Saturday, November 7, 2009

TV journalism in India

A passing glance through Abinav's facebook (Abi- this is the second time I have referred to you in this week) linked me to a recent impassionate commentary of the apathy a.k.a. Mumbaikar. Thus, I stuck upon the perfect set up for my next postin.

While we haven't milked the indifferent Mumbai enough just yet, I choose not to focus on that issue today. Instead, what riled me up was the author of that article - Rajdeep Sardesai. Yes, it was a very well written piece about a situation I am loathe to have been a witness. There again, I am not talking about this particular article. Seeing his name associated with it sent me on a train of thoughts and memories chasing recent news and debate coverage on national television - and erupted the discomfiture.

The 90s cable t.v. revolution brought home a new member - the 24*7 news channel. With it, entered Prannoy Roy into my life. That suave, bearded handsome man captured my semantics-loving heart and I would watch him speak, sometimes without blinking an eyelid. But when I think about it, I realize that I was always struck by his calm unfazed demeanor that never once betrayed his position. He was there to report the news as it was, and that he did without slipping a personal emotion. He was to moderate a debate, and therefore, he never played judge. He never blatantly or subtly played favorites, however agonizingly wrong one side of the argument was. Hence, when it was time for Roy sahib to give roots to his sapling, everyone applauded bravo!

Roy brought in a host of fresh faces, enthusiastic workers with a range of baritones that chirped away updates on current affairs, sports, weather, entertainment and the like. Suddenly, there was a systematic improvement in presentation with attention given to even something as minute as the facade of the backstage drama. In a matter of months, hitherto unknown (but good looking) faces like Rajdeep Sardesai, Vikram Chandra, Sonia Razdan, Barkha Dutt, Srinivasan Jain, Vishnu Som, Arnab Goswami took turns at joining us at the dinner table and spurred hour long passionate debates across the familial table.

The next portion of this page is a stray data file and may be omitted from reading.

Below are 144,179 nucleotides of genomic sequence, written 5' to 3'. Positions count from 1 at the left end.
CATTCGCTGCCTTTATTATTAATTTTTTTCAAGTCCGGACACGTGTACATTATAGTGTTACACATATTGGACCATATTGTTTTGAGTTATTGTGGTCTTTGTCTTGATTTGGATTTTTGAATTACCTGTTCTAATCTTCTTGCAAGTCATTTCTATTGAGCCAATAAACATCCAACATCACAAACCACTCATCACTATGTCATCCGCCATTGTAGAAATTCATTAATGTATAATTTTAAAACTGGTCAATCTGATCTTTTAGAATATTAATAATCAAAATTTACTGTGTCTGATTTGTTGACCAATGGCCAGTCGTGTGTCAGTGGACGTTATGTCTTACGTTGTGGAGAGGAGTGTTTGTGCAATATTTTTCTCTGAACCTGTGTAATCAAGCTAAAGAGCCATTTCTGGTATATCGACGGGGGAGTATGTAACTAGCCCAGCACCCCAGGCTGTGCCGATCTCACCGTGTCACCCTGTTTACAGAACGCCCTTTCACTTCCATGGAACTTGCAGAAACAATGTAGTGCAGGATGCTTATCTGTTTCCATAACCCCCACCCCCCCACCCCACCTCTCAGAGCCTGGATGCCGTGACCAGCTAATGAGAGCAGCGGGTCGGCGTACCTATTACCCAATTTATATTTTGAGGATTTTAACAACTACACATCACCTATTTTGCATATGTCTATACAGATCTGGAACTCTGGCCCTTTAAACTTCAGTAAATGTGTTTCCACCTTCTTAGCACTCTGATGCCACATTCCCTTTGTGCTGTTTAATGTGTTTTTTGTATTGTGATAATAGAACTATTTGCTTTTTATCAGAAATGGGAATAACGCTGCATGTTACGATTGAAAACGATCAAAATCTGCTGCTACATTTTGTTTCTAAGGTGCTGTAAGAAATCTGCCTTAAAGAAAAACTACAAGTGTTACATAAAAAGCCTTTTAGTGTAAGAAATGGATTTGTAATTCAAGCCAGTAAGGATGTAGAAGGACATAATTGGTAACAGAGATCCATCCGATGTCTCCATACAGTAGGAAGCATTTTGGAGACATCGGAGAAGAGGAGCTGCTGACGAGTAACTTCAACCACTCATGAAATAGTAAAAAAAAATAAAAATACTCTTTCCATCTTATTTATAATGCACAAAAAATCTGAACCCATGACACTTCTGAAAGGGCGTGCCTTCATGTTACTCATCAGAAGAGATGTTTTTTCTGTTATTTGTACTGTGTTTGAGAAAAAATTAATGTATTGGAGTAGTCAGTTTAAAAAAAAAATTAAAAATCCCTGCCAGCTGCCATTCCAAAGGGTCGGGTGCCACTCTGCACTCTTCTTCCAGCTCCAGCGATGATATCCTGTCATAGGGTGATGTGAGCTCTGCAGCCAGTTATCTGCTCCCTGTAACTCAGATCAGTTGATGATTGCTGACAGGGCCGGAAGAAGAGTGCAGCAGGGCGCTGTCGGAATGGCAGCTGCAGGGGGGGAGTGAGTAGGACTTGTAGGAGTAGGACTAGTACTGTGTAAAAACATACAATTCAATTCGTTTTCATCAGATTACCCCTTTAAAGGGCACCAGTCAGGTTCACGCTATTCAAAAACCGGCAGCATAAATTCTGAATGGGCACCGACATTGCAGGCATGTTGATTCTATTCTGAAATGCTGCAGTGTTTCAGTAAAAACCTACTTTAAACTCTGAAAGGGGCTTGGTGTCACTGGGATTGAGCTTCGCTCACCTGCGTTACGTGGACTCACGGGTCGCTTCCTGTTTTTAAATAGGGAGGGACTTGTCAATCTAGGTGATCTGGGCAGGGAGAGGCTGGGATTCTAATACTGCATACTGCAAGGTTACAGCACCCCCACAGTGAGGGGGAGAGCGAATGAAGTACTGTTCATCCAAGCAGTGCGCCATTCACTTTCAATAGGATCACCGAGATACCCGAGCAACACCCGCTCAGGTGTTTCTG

Sooner, they became celebrities in their own right. While I never had a concept of a weekend back then, Saturday 8:00 pm was about Rajdeep's "The Big Fight" and Sunday 8:00 pm was about Barkha's "We, the People". I think I speak for most of my peers when I say that these two reporters captured our imagination by their fiery brand of question and counter-question, impulsiveness, the ability to provoke politicians and then sheer eloquence. Barkha inspired girls to give a voice to their opinions, she inspired a movie character (speaks volumes of her personality in a cinema crazy country). Journalism gained a new-found respect in a new-found avatar and now seemed like a near-lucrative one too. Come elections, Mahesh Rangarajan and Dorab Sopariwala, two contrasting personalities, enamored the elite with their numbers and statistics. Roy took a backstage and allowed himself to play mentor to his proteges except for the election time coverage.

With fame, comes attraction of greater fame. Probably, more so, the attraction of a new challenge. And as the now-old timers moved to better prospects with news TV channels, the audience could salivate at the prospect of better news coverage. But it has turned out a huge mess. None of these journalists have retained their charm. The pressures of competition are seemingly wearing them off. Rajdeep and Barkha are now incapable of playing fair and square. Yes, communal riots get us all riled up, but face it, you have to play moderator and not judge on that dias. You can't invite people over and then give them a dressing down. Last I saw, Barkha spoke more on her show than the guests. And the 26/11 coverage was insufferable, to say the least. Vikram Chandra has managed to stave off some criticism, but it was quite long before we could accept his inheritance of "The Big Fight". Arnab Goswami, the less said about him the better, although I will comment that his handling of the 26/11 tragedy was by far the best and by far the most composed in the face of horror.

Journalism is a tough job. Yes, anyone can strum words and report. But it takes an astute person to separate the wheat from chaff. We need the Prannoys and the Vinod Duas of yesterday. I personally feel that these known faces need to understand that they carry the weight of intelligentsia and therefore, are responsible for a decorous conduct befitting their job. Keep the emotion aside and do your job well.


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